The Dead Fish at Twenty Mile and Other Stories from Bodock, Mississippi
Master of Fine Arts (MFA)
First Advisor's Name
First Advisor's Committee Title
Second Advisor's Name
Third Advisor's Name
Date of Defense
THE DEAD FISH AT TWENTY MILE AND OTHER STORIES FROM BODOCK, MISSISSIPPI is set in a mythical town of nine-hundred-and-forty-eight Bodockians on the northwest corner of fictitious Claygardner County. Much like the canon of Faulkner's Yoknapatawpha works, the stories in this collection contribute to the myth of Bodock-from the fictional town's origins sometime in the 1830s, to the turn of the twenty-first century-while exploring such themes as mortality, regret, folklore, the New South at the end of the twentieth-century, and the relationship between man and nature. With the exception of the title story, the occasion for these stories is the ice storm which devastated much of the Mid-South in 1994. To accomplish this myth creation, the stories often employ folklore, magical realism, pathos and comedy, and storytelling, as influenced by Lewis Nordan's Welcome to the Arrow-Catcher Fair and Flannery O'Connor's A Good Man is Hard to Find.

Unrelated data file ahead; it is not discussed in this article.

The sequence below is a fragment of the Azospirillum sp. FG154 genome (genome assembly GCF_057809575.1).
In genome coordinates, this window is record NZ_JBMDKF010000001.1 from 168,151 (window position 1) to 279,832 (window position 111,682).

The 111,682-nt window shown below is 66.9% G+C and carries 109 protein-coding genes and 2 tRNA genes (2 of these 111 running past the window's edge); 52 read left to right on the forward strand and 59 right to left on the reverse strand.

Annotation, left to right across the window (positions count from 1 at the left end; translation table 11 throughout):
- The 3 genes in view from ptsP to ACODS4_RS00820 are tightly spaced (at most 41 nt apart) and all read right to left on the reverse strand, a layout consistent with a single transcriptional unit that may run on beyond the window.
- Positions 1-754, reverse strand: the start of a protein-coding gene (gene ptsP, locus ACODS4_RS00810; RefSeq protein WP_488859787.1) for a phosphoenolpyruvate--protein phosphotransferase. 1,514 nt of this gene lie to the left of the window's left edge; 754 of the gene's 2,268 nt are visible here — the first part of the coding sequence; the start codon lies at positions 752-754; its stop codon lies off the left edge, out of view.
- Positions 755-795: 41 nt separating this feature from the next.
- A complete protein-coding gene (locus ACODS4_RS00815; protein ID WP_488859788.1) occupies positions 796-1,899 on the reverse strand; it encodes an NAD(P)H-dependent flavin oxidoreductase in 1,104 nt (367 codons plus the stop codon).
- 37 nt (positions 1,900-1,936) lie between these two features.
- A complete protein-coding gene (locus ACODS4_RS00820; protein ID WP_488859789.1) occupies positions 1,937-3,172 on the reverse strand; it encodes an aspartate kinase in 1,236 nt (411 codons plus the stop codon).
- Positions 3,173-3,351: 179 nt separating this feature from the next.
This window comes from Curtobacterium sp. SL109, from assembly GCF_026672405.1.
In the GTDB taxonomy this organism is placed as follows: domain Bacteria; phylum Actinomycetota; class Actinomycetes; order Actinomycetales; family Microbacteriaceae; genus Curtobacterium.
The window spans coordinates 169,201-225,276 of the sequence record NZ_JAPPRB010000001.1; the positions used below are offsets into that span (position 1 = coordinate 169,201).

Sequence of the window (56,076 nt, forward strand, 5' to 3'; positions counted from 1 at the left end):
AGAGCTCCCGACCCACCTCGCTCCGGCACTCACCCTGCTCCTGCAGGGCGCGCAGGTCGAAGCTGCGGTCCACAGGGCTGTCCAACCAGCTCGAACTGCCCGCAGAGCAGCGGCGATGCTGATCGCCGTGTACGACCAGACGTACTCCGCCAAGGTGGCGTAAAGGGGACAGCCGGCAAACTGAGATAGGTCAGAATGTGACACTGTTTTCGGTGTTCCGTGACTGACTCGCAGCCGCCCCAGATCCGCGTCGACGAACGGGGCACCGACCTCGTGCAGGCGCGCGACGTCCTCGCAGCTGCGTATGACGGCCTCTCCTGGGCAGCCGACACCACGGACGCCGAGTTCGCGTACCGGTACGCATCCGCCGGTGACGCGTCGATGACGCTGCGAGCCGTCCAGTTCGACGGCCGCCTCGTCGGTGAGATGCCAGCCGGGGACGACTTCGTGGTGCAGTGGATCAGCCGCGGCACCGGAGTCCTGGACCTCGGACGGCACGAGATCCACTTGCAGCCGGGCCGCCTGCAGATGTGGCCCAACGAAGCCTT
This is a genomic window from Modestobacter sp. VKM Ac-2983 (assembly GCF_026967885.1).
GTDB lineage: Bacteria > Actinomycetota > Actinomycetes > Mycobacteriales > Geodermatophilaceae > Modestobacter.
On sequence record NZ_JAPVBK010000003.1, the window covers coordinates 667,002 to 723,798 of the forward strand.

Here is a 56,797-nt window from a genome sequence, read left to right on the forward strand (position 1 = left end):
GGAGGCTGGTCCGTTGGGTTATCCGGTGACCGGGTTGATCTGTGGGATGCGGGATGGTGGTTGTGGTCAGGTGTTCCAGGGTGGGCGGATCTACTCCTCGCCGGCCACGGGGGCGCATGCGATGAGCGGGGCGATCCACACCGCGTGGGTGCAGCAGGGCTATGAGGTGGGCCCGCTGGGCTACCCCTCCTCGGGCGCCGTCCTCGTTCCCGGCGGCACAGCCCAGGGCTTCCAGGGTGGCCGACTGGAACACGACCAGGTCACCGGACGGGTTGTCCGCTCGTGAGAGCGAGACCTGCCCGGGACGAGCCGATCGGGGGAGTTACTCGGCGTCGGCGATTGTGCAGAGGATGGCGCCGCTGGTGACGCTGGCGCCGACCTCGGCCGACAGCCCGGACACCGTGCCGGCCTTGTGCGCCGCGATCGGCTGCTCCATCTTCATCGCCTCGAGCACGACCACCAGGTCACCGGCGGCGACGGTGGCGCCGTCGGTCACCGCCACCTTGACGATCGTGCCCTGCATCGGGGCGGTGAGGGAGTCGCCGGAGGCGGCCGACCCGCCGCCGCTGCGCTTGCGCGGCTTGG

Busby, Robert, "The Dead Fish at Twenty Mile and Other Stories from Bodock, Mississippi" (2011). FIU Electronic Theses and Dissertations. 1870.
In Copyright. URI: http://rightsstatements.org/vocab/InC/1.0/
This Item is protected by copyright and/or related rights. You are free to use this Item in any way that is permitted by the copyright and related rights legislation that applies to your use. For other uses you need to obtain permission from the rights-holder(s).